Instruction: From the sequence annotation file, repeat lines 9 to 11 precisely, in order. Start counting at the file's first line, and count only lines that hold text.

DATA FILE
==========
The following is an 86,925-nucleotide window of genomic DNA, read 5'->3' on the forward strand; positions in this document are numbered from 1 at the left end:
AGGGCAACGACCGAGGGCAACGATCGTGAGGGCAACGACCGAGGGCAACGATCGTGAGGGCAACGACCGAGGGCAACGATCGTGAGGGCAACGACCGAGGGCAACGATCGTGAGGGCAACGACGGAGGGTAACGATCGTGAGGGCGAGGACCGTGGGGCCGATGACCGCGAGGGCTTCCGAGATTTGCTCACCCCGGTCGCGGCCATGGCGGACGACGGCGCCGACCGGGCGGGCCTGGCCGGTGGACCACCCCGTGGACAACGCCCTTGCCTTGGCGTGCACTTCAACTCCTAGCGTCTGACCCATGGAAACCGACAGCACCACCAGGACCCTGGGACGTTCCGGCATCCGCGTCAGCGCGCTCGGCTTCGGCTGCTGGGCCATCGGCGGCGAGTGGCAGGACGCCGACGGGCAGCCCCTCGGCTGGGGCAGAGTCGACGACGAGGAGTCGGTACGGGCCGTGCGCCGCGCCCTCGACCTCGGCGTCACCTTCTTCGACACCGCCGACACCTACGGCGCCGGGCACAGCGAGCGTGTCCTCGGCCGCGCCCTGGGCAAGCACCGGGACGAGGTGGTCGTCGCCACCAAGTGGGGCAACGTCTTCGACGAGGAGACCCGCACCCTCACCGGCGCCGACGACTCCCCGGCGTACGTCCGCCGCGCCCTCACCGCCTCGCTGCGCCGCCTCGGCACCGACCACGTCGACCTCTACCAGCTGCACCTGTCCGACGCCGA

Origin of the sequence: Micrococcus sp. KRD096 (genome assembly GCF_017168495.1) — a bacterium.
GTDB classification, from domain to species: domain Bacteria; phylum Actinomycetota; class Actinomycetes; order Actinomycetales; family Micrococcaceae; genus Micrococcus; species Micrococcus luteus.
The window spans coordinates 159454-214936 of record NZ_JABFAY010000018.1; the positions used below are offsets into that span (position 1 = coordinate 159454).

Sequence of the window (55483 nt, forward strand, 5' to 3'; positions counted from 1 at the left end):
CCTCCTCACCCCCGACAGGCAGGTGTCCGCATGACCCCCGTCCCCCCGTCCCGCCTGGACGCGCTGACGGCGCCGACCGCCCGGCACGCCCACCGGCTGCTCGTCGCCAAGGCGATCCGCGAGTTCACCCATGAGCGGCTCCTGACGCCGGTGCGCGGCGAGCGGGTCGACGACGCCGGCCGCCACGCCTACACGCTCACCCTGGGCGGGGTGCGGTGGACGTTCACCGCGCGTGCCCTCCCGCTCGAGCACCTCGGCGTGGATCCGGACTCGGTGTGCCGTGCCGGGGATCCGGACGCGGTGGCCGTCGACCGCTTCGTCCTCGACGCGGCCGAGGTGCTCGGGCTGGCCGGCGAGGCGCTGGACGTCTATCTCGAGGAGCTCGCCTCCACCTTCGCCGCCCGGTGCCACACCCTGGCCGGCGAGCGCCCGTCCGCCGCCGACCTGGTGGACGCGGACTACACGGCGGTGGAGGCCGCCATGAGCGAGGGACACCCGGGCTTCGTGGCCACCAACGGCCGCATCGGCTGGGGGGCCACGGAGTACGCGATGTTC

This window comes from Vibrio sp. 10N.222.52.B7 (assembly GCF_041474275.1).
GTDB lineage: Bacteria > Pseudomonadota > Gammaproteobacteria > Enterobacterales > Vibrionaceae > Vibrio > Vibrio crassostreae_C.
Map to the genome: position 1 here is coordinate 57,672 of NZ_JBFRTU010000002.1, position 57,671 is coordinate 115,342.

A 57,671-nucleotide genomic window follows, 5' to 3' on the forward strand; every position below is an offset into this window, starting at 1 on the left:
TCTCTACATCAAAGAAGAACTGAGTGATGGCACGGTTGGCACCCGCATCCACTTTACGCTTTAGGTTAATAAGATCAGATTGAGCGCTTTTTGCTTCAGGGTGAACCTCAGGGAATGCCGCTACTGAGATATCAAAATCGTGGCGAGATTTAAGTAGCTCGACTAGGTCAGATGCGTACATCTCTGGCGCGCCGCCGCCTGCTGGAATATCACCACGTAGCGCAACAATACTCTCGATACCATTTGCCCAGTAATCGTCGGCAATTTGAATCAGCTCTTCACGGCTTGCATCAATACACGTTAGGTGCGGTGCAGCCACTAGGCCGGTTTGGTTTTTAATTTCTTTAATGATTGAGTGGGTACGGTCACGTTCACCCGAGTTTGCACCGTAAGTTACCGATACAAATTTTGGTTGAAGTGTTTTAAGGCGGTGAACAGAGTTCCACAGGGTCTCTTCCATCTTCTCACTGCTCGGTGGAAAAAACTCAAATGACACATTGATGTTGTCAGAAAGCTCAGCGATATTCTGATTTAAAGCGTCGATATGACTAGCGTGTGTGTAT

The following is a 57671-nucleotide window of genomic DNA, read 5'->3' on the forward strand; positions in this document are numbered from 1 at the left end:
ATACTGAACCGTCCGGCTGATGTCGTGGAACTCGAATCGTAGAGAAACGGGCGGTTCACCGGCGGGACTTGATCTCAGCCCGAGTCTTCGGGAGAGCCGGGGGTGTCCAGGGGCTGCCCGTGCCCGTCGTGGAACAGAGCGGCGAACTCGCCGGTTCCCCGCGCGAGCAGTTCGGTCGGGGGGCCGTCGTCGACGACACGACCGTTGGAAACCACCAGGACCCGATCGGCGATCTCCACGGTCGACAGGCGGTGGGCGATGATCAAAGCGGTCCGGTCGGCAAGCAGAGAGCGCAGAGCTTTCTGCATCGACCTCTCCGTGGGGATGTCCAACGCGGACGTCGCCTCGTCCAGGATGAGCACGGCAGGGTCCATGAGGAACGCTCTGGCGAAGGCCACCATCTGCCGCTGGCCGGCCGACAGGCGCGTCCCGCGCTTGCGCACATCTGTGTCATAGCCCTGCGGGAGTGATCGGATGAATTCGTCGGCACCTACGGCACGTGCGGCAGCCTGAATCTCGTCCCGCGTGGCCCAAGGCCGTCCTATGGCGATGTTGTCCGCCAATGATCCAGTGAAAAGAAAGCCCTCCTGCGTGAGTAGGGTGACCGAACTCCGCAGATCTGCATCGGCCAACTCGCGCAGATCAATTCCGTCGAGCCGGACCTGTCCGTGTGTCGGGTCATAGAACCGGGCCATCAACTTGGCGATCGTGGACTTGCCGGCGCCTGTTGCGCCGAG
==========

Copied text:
GTDB lineage: Bacteria > Pseudomonadota > Gammaproteobacteria > Enterobacterales > Vibrionaceae > Vibrio > Vibrio crassostreae_C.
Map to the genome: position 1 here is coordinate 57,672 of NZ_JBFRTU010000002.1, position 57,671 is coordinate 115,342.

A 57,671-nucleotide genomic window follows, 5' to 3' on the forward strand; every position below is an offset into this window, starting at 1 on the left: